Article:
The Luxembourg reserved alternative investment funds (RAIF) enter the market

The law on reserved alternative investment funds (RAIF) adopted by the Luxembourg parliament on 14 July 2016, will enter into force in the coming days.

The new law is inspired to a very large extent by the existing legal framework on Specialised Investment Funds (SIF) and investment companies in risk capital (SICAR). The proposed legal regime however also encompasses remarkable new features which will certainly impact the landscape of the alternative investment funds in Luxembourg.

What is new?

• The RAIF is by law an alternative investment fund (AIF) which does not need the approval of the Luxembourg regulator (CSSF) and is not subject to the supervision of the CSSF.

• It must be constituted by a notarial deed an issuing document aligned on the provisions of the AIFM Law is mandatory.

• It must be registered on a publicly available list maintained by the Luxembourg trade and companies register.

• The RAIF must, irrespective of the size of its assets under management, appoint an external AIFM domiciled either in Luxembourg or in the EU or in the future in a third country upon the conditions set-out in the AIFM Law. 

• An increased degree of responsibility of the governing body of the RAIF and AIFM due to the absence of prudential supervision by the CSSF at the level of the RAIF.

• Existing AIFs can be converted into a RAIF upon conditions.

What remains?

• The RAIF may adopt either a contractual form (FCP) or a corporate form (SA, SCA, SCS, SCSp, Sarl and Scoop.SA).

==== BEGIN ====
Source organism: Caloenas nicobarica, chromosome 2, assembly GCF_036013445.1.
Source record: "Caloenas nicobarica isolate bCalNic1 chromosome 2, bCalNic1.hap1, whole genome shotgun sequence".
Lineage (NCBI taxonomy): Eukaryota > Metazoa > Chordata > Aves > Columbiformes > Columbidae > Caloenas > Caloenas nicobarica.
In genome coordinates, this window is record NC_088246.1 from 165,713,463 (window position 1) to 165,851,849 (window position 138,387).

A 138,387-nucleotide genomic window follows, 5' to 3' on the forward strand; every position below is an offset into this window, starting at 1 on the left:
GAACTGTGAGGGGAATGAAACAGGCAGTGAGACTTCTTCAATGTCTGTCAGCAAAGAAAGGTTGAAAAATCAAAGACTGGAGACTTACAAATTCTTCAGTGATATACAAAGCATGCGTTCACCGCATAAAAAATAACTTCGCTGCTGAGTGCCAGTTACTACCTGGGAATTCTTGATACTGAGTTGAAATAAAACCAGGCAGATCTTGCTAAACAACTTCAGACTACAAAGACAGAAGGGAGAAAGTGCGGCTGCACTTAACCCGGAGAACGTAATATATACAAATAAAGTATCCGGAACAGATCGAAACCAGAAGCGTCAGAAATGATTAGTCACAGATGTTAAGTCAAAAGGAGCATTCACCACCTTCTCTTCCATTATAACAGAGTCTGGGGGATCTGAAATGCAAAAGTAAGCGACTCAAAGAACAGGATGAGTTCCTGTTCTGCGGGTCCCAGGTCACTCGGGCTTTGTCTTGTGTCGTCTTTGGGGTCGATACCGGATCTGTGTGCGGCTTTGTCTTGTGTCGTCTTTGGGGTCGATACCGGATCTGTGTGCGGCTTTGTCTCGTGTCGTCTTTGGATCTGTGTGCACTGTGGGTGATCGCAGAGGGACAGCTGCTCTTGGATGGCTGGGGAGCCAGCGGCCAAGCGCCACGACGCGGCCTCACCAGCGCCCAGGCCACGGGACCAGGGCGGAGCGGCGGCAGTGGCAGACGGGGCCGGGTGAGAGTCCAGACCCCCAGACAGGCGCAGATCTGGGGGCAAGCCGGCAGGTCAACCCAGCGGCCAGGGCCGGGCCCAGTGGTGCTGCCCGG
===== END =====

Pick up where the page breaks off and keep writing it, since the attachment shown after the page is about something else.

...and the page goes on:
• It may be structured as an umbrella fund with sub-funds.

• Its eligible investors are the same as for the SIF and the SICAR (professional investors as defined in MiFID and well-informed investors).

• It may have the same investment policy as a SIF or a SICAR.

• It must diversify its underlying investments unless it has explicitly opted to invest only in risk capital.

• It will require the involvement of the same services providers as a SIF or SICAR (depositary, auditor, central administration agent…).

• The AIFM managing the RAIF will benefit from the passport regime in accordance with the AIFMD if the RAIF is marketed to professional investors only.

• The RAIF is subject to an annual subscription tax of 0.01% unless it invests exclusively in risk capital. The RAIF is exempted from subscription tax on, among other items, investments in other Luxembourg undertakings for collective investment which are subject to subscription tax. A RAIF whose investment objective is to invest in money market instruments and bank deposits or microfinance, or whose units or interests are held by pension scheme providers or by similar institutions, is also exempted from the subscription tax. If the RAIF invests only in risk capital and has been set up in a corporate form, then it is a fully taxable vehicle but income from risk capital is tax exempt. If formed as a common or special limited partnership, it is treated as a tax transparent entity.

What to expect next?

• In comparison to other (authorised) AIFs, the formation costs as well as the time to market of a RAIF will be considerably lowered given that no prior authorisation from the CSSF is required.

• The RAIF is likely to be seen as the new European standard in the AIF world and may become more popular than existing AIFs (in the form of SIFs) in Luxembourg.

• The SICAR and SIF may be still of interest for funds who seek prudential supervision either in order to provide more comfort to their investors or to meet any legal requirements applicable to the targeted investors to allow the latter to invest into the fund.